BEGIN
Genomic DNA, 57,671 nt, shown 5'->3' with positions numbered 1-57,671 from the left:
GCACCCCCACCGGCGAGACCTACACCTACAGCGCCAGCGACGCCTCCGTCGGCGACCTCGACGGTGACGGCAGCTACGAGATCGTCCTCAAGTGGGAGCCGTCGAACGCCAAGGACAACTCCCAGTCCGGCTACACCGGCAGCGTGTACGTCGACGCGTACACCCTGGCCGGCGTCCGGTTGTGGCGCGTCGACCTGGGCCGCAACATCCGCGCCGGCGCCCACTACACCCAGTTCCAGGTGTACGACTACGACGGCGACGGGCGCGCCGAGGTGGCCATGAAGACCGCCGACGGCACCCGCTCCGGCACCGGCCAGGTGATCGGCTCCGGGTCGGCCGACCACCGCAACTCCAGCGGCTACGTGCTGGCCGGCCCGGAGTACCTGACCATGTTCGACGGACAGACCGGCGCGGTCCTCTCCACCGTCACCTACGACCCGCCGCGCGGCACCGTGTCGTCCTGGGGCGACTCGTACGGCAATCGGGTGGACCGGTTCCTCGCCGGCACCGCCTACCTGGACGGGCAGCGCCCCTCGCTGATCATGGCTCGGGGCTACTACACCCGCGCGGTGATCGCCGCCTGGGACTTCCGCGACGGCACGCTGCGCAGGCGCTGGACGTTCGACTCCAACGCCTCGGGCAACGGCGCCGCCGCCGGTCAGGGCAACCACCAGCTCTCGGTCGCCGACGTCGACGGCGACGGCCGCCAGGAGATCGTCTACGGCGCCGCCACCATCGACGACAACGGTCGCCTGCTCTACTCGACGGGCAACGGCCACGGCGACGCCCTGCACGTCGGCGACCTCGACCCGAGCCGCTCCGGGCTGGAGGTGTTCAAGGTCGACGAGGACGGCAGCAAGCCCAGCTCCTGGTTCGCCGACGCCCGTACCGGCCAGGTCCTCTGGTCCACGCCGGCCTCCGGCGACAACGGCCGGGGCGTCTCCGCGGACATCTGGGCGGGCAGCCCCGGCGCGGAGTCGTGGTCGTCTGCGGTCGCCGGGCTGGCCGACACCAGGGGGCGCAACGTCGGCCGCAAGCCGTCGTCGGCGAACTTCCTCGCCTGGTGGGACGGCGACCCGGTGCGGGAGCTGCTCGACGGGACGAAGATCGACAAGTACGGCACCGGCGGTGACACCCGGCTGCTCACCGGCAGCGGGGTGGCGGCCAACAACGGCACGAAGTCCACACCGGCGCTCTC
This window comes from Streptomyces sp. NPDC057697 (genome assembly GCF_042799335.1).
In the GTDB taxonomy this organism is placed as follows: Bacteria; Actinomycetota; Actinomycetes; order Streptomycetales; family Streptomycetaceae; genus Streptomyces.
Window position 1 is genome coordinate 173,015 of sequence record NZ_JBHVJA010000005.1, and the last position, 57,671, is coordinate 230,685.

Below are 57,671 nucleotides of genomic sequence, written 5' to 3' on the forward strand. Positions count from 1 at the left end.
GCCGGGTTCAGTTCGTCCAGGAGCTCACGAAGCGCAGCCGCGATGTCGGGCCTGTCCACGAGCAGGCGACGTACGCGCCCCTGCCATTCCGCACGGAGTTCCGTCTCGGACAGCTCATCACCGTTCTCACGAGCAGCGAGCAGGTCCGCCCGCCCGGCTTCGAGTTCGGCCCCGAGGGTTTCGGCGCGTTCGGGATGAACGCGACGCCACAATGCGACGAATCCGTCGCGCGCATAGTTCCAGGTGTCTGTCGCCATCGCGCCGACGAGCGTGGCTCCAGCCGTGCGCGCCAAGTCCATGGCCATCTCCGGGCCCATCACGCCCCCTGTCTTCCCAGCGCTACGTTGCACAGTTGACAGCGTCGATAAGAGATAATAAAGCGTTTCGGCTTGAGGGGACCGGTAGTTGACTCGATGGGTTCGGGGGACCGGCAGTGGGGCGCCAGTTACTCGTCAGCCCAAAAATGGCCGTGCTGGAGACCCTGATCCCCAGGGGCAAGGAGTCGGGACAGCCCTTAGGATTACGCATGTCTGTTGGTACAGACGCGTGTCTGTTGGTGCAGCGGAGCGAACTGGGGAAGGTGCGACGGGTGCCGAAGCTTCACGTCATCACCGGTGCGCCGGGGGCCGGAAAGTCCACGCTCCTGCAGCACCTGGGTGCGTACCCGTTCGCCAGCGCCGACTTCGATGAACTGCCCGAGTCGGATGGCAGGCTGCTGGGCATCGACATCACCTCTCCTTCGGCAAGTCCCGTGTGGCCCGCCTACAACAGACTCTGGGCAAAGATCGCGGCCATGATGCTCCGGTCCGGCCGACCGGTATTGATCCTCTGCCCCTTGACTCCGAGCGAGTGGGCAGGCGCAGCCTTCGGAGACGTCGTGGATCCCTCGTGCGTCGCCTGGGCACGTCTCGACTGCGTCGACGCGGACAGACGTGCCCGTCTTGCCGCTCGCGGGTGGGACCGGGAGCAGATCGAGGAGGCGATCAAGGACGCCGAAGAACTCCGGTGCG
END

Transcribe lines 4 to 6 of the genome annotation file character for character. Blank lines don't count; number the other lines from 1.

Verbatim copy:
In the GTDB taxonomy this organism is placed as follows: Bacteria; Actinomycetota; Actinomycetes; order Streptomycetales; family Streptomycetaceae; genus Streptomyces.
Window position 1 is genome coordinate 173,015 of sequence record NZ_JBHVJA010000005.1, and the last position, 57,671, is coordinate 230,685.

Below are 57,671 nucleotides of genomic sequence, written 5' to 3' on the forward strand. Positions count from 1 at the left end.